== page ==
Spurs have just paid £17m for a defensive midfield player, unsurprisingly fans are wondering whether AVB spent too much time with Jose at the Bridge. This is big money for Spurs as £17m would go along way for a quality striker. Last season Spurs fans grumbled at paying 11m for young goalkeeper Loris as they already had three goalkeepers in Brad Friedel, Carlo Cudicini and Heurelho Gomes. However this proved an excellent signing for the future; building a top squad, starting at the back.
But the real question is, have Spurs progressed under Andre Villas Boas? The league table might suggest not, with Spurs finishing outside the top four. Looking at the formations that AVB chose for the majority of the season, 4-3-3 system became well integrated into the team by playing from the back as much as possible. The roles of most positions have evolved over the last 5-10 years throughout the game; with goalkeepers now having to be able to play a lot of tidy football. Full backs must now be like wingers with bundles of energy and physiques the resemble sprinters instead of the typical footballer.
Centre backs need to be much better footballers than before while also holding onto the same physical characteristics as the old. This leads to the deeper lying midfield player. We can take a look at how Spurs tactics will now improve with Paulinho in the side. What can he bring to the side that Scott Parker or Tom Huddlestone or Sandro and Dembele didn’t? Spurs struggled at times playing out from the back against well organised teams who closed off all their options on playing from the back forcing them long; into players who prefer the ball on the ground.
In the Diagram we can see the passing options for Loris. The centre backs drop back to the edge of the box with full backs pushed on, opening the centre for Parker and Dembele to create some space to get on the ball. Though the shape is good, there is the issue that when play restarts from a goal kick it can be predictable and easier to block off. The full backs are easier to get on the ball when the goalkeeper collects the ball in open play. He quickly selects pass, helping the team to counter. The movement of the centre midfield players now becomes extremely important. Parker is a clever and brave footballer as is Dembele. They both fit the remit for the stereotypical deep lying midfield player. They can both receive the ball and under pressure they can create space to get on it. Both can tackle to break up opposition attacks and play the quick 5-10 yard pass to set up the play for his own team to counter attack. While Parker has a big engine, wearing his heart on his sleeve, making him fans favourite everywhere he’s played, is he versatile enough to push up the pitch and get involved? Dembele is now probably the better of the two as he has more height and pace.
So why Paulinho?
In the Confederations Cup, Brazil used Paulinho to fantastic effect using a very similar system to AVB in moving between 4-3-3 and 4-2-3-1. In the previous season when Spurs needed to change the shape of the midfield, Parker was the least versatile midfield player. Paulinho is quite different. He has all the attributes of Parker with added height and box to box energy with pace. Paulinho has some excellent defensive qualities too. Below you can see that when one central defender gets on the ball (Dawson in this case) everyone tries to make himself available. This can, though, too often easily be blocked off. I use the last game of the season as example where Spurs hosted Sunderland.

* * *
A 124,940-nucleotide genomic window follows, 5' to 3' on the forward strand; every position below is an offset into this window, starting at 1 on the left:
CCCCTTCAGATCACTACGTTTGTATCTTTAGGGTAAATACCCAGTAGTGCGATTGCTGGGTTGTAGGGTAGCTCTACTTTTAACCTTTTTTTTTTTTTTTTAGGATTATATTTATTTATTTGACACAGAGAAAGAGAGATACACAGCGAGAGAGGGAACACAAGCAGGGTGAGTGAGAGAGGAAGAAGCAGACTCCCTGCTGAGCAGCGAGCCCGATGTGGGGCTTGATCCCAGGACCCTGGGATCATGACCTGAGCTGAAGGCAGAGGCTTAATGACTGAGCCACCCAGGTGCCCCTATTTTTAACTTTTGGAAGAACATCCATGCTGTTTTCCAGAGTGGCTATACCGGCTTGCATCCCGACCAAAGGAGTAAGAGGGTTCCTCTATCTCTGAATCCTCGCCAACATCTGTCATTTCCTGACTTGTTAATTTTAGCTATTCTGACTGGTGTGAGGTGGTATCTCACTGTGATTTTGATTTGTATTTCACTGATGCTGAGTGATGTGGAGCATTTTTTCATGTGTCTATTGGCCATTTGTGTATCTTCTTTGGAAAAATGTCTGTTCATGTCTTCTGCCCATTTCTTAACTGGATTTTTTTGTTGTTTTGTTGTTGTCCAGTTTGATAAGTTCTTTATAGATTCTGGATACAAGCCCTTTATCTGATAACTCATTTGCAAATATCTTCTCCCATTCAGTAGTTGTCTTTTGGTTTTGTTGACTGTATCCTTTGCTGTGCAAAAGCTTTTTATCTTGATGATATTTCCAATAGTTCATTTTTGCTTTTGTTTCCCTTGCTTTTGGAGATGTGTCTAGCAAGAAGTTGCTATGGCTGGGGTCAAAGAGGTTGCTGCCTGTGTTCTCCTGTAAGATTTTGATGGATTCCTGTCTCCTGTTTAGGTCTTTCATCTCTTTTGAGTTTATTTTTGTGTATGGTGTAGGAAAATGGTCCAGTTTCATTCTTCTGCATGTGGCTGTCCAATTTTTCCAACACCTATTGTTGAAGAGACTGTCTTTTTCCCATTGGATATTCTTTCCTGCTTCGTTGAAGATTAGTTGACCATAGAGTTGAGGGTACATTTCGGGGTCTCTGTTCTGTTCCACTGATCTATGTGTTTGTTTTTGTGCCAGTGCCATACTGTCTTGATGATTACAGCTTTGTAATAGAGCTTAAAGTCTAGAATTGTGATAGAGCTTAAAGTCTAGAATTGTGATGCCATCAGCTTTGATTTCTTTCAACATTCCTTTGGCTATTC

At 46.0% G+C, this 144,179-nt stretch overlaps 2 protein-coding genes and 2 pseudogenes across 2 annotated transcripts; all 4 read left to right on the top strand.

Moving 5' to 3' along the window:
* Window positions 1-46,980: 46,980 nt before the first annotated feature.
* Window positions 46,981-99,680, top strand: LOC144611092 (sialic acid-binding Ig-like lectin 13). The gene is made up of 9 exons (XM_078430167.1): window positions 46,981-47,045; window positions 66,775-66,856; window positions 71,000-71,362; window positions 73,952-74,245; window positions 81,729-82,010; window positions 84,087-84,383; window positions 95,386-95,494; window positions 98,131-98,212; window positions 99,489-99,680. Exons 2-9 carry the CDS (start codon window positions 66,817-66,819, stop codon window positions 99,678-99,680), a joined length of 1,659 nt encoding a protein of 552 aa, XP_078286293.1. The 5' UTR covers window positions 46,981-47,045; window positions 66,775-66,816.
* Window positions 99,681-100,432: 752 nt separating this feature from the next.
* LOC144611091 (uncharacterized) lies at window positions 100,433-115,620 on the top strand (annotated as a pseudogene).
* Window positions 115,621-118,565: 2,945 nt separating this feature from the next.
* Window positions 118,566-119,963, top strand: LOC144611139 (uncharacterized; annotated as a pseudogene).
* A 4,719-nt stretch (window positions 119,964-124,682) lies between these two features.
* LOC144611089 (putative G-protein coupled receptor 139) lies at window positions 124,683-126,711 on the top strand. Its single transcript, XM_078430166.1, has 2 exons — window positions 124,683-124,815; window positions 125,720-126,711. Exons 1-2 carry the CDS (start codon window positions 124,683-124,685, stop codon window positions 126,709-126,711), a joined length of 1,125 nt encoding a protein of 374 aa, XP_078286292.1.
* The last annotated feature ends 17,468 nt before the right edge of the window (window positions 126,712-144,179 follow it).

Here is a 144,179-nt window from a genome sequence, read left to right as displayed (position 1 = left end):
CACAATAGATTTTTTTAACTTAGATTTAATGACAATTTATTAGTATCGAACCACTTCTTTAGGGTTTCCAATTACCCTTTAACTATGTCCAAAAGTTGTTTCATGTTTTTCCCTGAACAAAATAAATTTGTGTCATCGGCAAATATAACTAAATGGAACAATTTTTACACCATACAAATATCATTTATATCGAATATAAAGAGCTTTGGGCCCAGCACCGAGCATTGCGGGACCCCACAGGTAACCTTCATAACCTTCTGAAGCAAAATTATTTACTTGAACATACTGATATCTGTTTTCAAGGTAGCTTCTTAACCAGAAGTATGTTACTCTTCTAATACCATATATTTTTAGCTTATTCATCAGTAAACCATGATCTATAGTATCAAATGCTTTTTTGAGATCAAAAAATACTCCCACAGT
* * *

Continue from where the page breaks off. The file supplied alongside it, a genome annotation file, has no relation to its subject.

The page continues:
If Dawson failed to find a pass forward his option is to turn back and use Loris again who will play out through Vertonghen? Vertonghen will still have the same passing angles as Dawson. Paulinho, for Brazil though, gave them a new dynamic and flexibility that Parker of Huddlestone could not offer Spurs.
Instead of staying in front of the play like Parker, he drops right between the two centre backs. This may seem nothing new (drawing a midfielder with him). However the fact is that he stays there for long periods of the game giving them a back 3 allowing the two full backs push right up the pitch and not worry about both going at the same time. Paulinho is 5ft 11″ and has the same defensive qualities as any Premiership centre back. This causes problems for the attacking mid player of the defending team who now must decide if he will follow Paulinho in or cover Vertonghen’s run out to create overload in centre. Both wide players for defending team are pinned further back. This opens for possibility for Bale to drop in as angles have changed.
Now if Dawson decides to recycle the ball to Loris the shape has changed and he can play Paulinho or Vertonghen. With Paulinho the angles are different, giving more options and making it very difficult to defend against, pulling players out of shape. This shift in dynamics for Spurs is massive as now no substitution will need to be made to change the play as Paulinho is also a very good box to box player and can move up one if needed; he will even make the runs beyond opposition defence during the game. This will definitely help Spurs to control games more.
You can see now in the diagram if Vertonghen gets a pass from Loris he can afford a wider starting position with Paulinho dropped back in. This now causes a problem for Graham and now also Johnson marked in yellow circle. Staying and holding the shape (letting the defender step out with the ball) or closing and leaving the full back free. This will be key in allowing the team to gain and maintain possession.
Paulinho may well end up being worth every penny of the £17m paid, even if Benoit Assou-Ekotto has never heard of him. A very interesting season ahead for Spurs.
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